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Pregnant woman deemed brain-dead: Judge orders Marlise Munoz off life support

After nearly two months of legal wrangling with the hospital providing basic life support for Marlise Munoz, a Texas judge ordered that the brain-dead pregnant woman be taken off of the machines that were keeping her alive. Munoz, who was admitted to the John Peter North Hospital on Nov. 28, has not experienced a waking moment since being admitted to the facility.

The Associated Press reported (via Yahoo News) Jan. 25 that Marlise Munoz, who was found unconscious on the floor of her Fort Worth, Texas, home, had also been 14 weeks pregnant when she was discovered. A debate has raged ever since her admittance on whether or not Munoz should remain on life support. Erick Munoz, her husband, and the Munoz family have been trying to get the hospital to remove the 33-year-old woman from life support almost from the start. However, the hospital invoked state law with regard to Munoz' pregnancy and refused.

John Peter North Hospital admitted in court that Munoz had been brain dead when admitted to their care. They also admitted that the pregnant woman's fetus

But State District Judge R.H. Wallace found Friday that the hospital had misapplied state law and ordered the facility to pull the plug on its life support machines by 5 p.m. Monday, Jan. 27.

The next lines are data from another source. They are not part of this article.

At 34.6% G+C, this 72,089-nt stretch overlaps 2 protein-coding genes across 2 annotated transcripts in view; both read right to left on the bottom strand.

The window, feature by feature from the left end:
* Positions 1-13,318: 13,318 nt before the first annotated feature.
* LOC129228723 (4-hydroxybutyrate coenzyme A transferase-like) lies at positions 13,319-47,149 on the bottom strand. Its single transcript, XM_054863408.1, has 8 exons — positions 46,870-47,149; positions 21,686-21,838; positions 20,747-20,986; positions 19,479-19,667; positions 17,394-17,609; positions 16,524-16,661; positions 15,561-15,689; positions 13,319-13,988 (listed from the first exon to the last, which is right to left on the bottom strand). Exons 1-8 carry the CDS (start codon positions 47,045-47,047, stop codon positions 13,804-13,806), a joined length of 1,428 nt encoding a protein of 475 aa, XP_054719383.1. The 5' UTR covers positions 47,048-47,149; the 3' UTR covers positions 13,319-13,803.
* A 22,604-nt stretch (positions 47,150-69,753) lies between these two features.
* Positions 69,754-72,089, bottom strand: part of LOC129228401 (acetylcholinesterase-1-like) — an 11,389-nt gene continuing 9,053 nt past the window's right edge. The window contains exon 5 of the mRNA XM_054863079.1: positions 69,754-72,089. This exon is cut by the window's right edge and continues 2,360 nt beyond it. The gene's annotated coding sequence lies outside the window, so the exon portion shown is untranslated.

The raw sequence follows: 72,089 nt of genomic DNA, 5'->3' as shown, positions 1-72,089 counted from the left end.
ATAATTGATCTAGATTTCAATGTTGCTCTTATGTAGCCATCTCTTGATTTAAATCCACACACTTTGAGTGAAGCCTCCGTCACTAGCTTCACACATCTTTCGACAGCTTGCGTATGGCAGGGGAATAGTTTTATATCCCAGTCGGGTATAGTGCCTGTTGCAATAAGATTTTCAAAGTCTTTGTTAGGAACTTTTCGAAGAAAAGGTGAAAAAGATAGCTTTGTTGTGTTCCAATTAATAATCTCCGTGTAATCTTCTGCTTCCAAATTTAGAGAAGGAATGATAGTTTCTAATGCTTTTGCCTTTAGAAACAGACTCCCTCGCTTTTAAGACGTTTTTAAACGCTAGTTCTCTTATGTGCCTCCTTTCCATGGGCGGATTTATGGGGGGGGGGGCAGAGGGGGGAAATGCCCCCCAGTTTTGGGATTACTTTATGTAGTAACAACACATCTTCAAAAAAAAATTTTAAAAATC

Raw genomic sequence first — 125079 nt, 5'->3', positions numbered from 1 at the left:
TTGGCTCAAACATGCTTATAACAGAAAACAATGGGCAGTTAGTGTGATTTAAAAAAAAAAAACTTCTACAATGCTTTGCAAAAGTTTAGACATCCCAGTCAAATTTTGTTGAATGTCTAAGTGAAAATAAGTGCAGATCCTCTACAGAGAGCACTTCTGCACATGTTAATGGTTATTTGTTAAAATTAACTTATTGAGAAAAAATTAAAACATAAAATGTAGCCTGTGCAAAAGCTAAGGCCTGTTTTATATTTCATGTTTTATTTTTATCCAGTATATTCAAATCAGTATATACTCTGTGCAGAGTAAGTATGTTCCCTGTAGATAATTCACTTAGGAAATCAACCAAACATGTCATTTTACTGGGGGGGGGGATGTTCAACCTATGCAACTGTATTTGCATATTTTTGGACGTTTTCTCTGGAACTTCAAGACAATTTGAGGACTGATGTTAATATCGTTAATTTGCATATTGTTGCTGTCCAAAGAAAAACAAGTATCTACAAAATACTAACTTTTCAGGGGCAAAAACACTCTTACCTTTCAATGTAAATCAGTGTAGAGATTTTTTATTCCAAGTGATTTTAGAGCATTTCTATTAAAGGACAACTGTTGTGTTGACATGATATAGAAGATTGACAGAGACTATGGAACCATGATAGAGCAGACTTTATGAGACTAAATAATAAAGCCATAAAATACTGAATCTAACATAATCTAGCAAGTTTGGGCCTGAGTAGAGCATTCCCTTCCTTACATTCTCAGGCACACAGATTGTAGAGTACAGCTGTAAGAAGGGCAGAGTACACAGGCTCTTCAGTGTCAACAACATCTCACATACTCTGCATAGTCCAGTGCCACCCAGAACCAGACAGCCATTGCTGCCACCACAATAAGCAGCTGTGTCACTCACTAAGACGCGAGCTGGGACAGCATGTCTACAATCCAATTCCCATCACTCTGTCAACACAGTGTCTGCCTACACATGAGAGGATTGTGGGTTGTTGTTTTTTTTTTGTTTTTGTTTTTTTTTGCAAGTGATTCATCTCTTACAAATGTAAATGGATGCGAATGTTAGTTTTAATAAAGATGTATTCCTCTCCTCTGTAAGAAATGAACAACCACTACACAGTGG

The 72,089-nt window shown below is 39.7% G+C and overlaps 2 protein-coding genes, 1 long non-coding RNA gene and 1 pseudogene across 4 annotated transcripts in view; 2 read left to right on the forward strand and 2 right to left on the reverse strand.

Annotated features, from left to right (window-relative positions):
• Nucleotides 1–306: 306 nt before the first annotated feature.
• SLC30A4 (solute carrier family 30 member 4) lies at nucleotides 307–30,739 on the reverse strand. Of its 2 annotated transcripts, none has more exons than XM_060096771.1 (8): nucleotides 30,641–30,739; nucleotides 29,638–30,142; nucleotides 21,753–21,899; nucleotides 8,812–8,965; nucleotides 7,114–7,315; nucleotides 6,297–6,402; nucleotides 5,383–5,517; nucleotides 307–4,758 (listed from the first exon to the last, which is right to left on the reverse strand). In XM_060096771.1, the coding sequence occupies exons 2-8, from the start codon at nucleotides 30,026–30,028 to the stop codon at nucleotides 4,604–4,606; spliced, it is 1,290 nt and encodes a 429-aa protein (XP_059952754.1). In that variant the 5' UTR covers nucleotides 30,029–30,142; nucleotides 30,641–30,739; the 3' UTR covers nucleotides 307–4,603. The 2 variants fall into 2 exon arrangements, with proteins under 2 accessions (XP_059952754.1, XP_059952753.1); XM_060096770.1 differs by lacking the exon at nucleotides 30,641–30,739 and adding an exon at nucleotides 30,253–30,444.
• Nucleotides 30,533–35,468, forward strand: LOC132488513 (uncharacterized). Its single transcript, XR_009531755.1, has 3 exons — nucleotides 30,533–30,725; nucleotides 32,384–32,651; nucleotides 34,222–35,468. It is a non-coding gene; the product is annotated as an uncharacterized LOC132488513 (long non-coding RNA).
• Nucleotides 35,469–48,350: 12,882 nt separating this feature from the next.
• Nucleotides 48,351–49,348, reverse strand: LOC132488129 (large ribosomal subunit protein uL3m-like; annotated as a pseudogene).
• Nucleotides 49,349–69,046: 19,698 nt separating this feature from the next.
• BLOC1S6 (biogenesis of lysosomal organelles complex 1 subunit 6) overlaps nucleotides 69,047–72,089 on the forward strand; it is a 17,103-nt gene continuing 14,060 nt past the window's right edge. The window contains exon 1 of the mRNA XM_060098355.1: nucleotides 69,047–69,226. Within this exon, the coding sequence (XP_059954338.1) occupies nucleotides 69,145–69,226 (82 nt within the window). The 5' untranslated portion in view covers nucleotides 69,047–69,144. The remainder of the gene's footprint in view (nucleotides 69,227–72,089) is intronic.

Both Munozes were paramedics. And as Erick Munoz argued on behalf of his wife, it was never her wish to be attached to life support machines if she was ever deemed brain dead. Adding weight to the Munoz family's case, though, was the fact that the unborn child, the foundation for the hospital's decision to keep Marlise Munoz on life support, was non-viable. Attorneys for the family presented evidence earlier in the week that the fetus was "distinctly abnormal," where its extremities are deformed, a state of hydrocephalus exists, and heart problems, the latter two conditions most likely due to oxygen deprivation.

"Quite sadly," the attorneys said, "this information is not surprising due to the fact that the fetus, after being deprived of oxygen for an indeterminate length of time, is gestating within a dead and deteriorating body, as a horrified family looks on in absolute anguish, distress and sadness."

Although the hospital made no comment throughout Saturday, the decision was made to comply early with the judge's order. According to NPR, life support was turned off for Marlise Munoz at 11:30 a.m. Sunday morning.

"The past eight weeks have been difficult for the Munoz family, the caregivers and the entire Tarrant County community, which found itself involved in a sad situation," a hospital statement said. "JPS Health Network has followed what we believed were the demands of a state statute."

Still, the debate on whether or not Marlise Munoz should have been disconnected from life support will continue, much as it has done in other like situations, most notably the 2001 case of Terry Schiavo. As noted by CNN, during the fight, supporters for the hospital gathered, waving signs that read "God stands for life" and "Praying for Baby Munoz and family." On the opposite side, backers of the Munoz family waved placards that read "Let Marlise rest in peace" and "Respect Marlise's wishes."

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